The Trials of Monitoring Young Democracies
FOREIGNERS WHO WATCH ELECTIONS
How do you define a free and fair election?
* In Bosnia last September, indicted war criminals roamed free, intimidating potential voters at will. Somehow, 104 percent of the voters went to the polls.
* In Croatia last month, not only did incumbent President Franjo Tudjman have the media in a choke hold, he also allowed noncitizen Bosnian Croats to vote. And he provided security to his top two challengers only after both had been assaulted.
* In Albania, elections went ahead June 29 - along with street battles raging earlier that week in parts of the south.
Election monitors for the Organization for Security and Cooperation in Europe (OSCE), under mounting pressure from Western governments, judged the Bosnian and Albanian elections "reasonably free and fair," the Croatian vote "free but not fair."
All of which disappoints Horacio Boneo.
"There's been a gradual sliding of integrity in election monitoring," says Mr. Boneo, former director of the United Nations Elections Assistance Division. "The democratic fervor after the fall of the Berlin Wall has fallen back to Realpolitik. It's gone back to normal."
For nearly a decade, internationally observed elections have been viewed as a crucial first step toward democracy, particularly in countries with little or no democratic tradition. Foreign monitors often deter fraud, boost public confidence in the election process, and bring much-needed legitimacy to the victors.
But the burgeoning number of internal conflicts that have erupted around the world is overwhelming organizations like the United Nations, OSCE, and European Union (EU). These hot spots have proved troublesome to stamp out. The benefits of intervention are dubious - underscored by the televised debacle involving American troops in Somalia. These organizations know their donors are losing their appetite for committing troops and vast sums of cash to faraway lands.
An increasingly popular alternative has been election monitoring. It provides the international community with a convenient, short-term "exit strategy," leaving the stickier issues, like restoring law and order and building institutions to locals.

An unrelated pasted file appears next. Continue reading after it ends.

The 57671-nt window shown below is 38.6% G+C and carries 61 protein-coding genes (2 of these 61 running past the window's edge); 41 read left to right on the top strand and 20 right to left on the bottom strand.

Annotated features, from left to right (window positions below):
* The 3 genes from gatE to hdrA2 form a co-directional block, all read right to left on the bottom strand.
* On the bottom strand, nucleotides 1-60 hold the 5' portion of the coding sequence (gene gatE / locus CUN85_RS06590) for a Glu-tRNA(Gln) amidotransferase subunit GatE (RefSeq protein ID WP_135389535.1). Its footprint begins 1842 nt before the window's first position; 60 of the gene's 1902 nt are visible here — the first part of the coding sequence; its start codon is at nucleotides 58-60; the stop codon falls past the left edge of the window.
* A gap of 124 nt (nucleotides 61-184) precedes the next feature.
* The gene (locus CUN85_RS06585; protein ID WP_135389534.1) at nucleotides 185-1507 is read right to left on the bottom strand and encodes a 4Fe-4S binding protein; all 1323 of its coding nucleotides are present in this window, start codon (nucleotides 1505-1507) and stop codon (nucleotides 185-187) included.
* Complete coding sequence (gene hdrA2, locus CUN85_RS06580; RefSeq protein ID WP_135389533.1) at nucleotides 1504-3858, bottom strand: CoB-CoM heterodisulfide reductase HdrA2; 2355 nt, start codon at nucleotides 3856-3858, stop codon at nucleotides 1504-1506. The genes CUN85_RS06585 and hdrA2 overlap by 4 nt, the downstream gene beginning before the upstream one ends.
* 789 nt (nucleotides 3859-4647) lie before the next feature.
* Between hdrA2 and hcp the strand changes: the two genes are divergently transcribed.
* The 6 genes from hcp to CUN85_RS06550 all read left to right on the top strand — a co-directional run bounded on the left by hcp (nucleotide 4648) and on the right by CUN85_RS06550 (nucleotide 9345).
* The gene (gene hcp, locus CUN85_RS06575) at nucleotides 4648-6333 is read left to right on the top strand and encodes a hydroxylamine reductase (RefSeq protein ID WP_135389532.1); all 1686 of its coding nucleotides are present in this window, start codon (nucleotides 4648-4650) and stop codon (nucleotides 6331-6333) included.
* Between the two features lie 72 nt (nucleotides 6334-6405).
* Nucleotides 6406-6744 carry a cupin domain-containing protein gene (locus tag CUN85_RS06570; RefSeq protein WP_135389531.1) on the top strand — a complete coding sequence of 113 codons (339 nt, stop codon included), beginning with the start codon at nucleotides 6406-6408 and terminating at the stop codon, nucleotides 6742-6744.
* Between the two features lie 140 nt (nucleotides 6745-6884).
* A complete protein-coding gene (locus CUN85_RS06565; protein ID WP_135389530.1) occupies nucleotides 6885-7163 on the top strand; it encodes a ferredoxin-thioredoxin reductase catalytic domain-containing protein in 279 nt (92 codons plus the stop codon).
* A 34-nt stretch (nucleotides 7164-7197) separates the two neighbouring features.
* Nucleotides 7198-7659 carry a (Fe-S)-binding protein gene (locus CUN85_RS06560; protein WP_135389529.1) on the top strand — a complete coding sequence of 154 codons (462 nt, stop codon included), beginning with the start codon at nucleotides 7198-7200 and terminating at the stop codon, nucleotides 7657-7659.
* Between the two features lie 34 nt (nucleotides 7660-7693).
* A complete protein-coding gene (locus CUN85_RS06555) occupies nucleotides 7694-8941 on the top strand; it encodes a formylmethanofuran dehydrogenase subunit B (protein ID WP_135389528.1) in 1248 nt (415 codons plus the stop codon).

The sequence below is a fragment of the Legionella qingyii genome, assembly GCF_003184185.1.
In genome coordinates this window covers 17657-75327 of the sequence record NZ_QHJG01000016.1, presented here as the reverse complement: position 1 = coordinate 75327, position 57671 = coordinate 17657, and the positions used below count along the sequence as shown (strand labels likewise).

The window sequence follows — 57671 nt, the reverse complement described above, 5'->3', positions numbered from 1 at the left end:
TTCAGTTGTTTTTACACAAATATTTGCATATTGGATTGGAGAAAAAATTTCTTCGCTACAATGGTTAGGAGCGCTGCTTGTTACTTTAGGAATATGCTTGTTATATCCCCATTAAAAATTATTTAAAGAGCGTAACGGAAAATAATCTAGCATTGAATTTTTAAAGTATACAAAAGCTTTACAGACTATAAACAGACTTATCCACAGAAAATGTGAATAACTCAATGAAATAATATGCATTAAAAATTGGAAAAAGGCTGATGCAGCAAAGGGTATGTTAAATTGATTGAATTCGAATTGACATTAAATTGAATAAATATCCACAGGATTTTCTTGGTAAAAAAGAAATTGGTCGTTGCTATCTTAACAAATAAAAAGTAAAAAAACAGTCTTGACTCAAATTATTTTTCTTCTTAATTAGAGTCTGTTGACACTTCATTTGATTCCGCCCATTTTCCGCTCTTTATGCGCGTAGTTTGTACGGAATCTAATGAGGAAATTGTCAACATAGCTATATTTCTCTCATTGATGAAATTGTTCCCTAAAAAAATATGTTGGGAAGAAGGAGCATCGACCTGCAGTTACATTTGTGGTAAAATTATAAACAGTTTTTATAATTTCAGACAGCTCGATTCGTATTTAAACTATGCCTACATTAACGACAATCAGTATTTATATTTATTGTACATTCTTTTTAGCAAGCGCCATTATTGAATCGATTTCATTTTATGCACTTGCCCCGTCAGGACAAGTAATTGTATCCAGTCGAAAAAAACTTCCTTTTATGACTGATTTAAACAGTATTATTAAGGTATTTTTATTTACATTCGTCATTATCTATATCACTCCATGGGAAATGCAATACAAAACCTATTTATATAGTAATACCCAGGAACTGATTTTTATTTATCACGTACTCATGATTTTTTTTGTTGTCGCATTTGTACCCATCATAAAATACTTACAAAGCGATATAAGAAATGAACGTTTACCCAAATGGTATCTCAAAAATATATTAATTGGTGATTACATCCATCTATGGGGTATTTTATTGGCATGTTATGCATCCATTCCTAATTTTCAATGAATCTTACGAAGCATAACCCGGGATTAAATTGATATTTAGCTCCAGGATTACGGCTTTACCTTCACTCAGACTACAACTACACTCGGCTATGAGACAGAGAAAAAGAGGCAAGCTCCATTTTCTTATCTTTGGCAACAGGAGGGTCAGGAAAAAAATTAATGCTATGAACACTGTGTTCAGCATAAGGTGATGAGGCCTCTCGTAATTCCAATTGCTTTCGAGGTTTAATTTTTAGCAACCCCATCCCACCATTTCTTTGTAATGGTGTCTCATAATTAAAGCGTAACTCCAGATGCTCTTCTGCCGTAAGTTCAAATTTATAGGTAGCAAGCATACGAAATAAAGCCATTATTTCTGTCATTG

But even this strategy can backfire, analysts say. "It's a serious mistake to view elections as a panacea," says Larry Garber, a leading expert on election monitoring and an official of the United States Agency for International Development. "We need to have continued engagement, with our eye on the ultimate goal - democratic sustainability - and to focus on [preventing] those things that might rekindle the conflict."
Still, in places like Cambodia, Haiti, and now Bosnia and Albania, military intervention and troop withdrawal have been tied to holding elections.
Fudging on free and fair
To accomplish this, a certain fudging takes place in what can objectively be considered "reasonably free and fair." This lowering of standards is often forgiven, critics say, because these countries need a benchmark, a starting point from which they can show progress, improve relations with the West, and gain financial assistance. So in the interest of Realpolitik, even seriously flawed elections routinely receive a thumbs up.
For example, the first-ever Palestinian national elections in January 1996 were marred by press censorship and the arbitrary arrests of opponents of Palestinian Authority President Yasser Arafat. Yet denouncing the elections might have undermined Mr. Arafat's peacemaking efforts with Israel.
Likewise, exceedingly harsh criticism of the Bosnian, Croatian, and Albanian elections would only be counterproductive, one EU official says.
"Is it more important for them to have perfect elections or for them to elect someone with whom we can talk about macro-economic assistance and getting their country back on its feet?" asks Lousewies van der Laan, spokeswoman for EU Foreign Affairs Commissioner Hans van den Broek. "We realize we cannot expect them to reach our standards overnight, so we're willing to accept a few problems, to give them some time."
Election monitoring used to be the domain of private, nongovernmental organizations. Any foreign intervention would have been seen as violating the notion of national sovereignty.
Nicaragua broke the mold in 1990.
The ruling Sandinistas hoped to allay public distrust and avoid a repeat of the opposition's 1984 election boycott. Confident they would win, the Sandinistas invited the UN and Organization of American States (OAS) to organize and supervise a free election. Assisted by a group of Western Hemisphere leaders led by Jimmy Carter, 2,500 UN and OAS monitors assured Nicaraguans their vote would be secret. They responded gratefully - ousting the stunned Sandinistas from power.